I was also thinking of possibly using the average of the range ##\eta## should lie in, which I believe is 0 to ##z_0##, but that does not seem to be right.

What would be the best way to go about approximating ##\eta## and ##\xi##?

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Staff Emeritus
Homework Helper
I was also thinking of possibly using the average of the range ηη\eta should lie in, which I believe is 0 to z0z0z_0, but that does not seem to be right.
You have the relation ##\xi^2 + \eta^2 = z_0^2##. The righthand side grows large as ##V_0## becomes large. How do you get the lefthand side grow large?

doggydan42
You have the relation ##\xi^2 + \eta^2 = z_0^2##. The righthand side grows large as ##V_0## becomes large. How do you get the lefthand side grow large?

I would expect at least one of ##\eta## or ##\xi## to grow large. Given the relation between ##\eta## and ##\xi##, ##\eta## would have to grow large?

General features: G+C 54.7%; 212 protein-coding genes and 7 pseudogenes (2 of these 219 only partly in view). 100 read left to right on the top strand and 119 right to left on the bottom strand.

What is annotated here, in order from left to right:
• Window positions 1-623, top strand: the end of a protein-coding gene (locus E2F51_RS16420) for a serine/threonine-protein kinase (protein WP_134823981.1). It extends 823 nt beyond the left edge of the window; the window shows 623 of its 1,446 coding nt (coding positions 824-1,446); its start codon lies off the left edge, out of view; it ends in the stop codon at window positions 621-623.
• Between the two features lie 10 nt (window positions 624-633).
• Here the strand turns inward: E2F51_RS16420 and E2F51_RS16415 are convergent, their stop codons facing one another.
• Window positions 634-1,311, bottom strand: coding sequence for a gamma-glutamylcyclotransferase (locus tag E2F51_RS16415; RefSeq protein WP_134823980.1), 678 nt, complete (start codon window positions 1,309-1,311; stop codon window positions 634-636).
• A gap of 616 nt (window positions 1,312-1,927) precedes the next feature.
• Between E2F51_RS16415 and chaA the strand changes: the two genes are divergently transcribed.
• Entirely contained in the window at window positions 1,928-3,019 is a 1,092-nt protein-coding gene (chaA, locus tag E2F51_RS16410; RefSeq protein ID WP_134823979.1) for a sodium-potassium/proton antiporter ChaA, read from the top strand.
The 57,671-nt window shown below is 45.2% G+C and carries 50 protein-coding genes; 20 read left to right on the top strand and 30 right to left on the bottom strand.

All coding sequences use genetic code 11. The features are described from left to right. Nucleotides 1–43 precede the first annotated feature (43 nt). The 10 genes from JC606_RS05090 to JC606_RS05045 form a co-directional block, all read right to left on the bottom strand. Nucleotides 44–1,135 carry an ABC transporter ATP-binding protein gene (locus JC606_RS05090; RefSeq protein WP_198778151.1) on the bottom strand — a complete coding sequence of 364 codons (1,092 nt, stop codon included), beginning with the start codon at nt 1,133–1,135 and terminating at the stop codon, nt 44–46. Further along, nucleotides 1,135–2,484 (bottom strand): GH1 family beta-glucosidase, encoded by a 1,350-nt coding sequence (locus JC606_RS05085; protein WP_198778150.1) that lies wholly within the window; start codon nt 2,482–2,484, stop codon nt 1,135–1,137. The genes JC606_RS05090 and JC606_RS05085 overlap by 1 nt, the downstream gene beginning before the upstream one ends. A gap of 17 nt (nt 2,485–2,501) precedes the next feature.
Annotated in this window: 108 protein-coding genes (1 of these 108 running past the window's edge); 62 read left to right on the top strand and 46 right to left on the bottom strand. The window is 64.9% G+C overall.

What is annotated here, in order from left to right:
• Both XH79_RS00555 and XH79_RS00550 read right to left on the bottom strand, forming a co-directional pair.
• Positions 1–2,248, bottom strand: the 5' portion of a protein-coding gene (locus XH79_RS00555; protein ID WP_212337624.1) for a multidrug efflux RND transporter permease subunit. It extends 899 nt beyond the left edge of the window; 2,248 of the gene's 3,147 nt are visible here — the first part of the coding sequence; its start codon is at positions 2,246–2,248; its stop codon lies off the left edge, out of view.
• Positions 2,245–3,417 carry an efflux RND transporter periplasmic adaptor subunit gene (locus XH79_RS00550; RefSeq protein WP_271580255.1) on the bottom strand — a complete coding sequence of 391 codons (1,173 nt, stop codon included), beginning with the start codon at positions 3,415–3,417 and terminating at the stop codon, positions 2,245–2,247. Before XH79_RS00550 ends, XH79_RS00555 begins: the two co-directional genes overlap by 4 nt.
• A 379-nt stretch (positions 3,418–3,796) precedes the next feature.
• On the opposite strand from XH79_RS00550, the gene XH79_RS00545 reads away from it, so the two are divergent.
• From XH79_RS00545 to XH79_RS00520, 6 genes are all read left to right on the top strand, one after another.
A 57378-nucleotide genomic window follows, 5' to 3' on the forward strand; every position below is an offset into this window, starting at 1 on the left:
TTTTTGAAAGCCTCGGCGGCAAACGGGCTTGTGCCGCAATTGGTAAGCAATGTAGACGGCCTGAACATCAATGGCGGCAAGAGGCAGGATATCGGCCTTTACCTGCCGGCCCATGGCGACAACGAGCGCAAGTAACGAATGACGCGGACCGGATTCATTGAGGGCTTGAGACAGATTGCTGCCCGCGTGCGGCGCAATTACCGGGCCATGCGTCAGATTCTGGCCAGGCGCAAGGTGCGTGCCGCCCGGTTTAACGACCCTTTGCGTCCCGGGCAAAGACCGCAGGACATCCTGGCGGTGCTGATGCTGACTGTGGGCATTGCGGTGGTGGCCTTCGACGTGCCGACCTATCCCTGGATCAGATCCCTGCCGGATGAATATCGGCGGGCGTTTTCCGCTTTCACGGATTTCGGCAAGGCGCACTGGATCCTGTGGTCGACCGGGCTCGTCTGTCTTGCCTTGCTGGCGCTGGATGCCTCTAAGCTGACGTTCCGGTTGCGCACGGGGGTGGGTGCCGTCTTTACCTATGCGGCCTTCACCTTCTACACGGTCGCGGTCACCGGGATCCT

Staff Emeritus
Homework Helper
Good question. Do you have a reason for choosing ##\eta## over ##\xi##, or are you just guessing?

doggydan42
Good question. Do you have a reason for choosing ##\eta## over ##\xi##, or are you just guessing?
Graphically, it looks like if ##\xi## increases, ##\eta## could take many different values. That was my main reason, but there is probably a more concrete one. Also, if you plug in the relation between ##\eta## and ##\xi## into the circlular equation, the graph shows that as ##\eta## increases ##z_0## generally increases.

Staff Emeritus
Homework Helper
If ##\eta## is large, then ##k = \eta/a## is large. What does that mean? Does that make sense for, say, the ground state?

doggydan42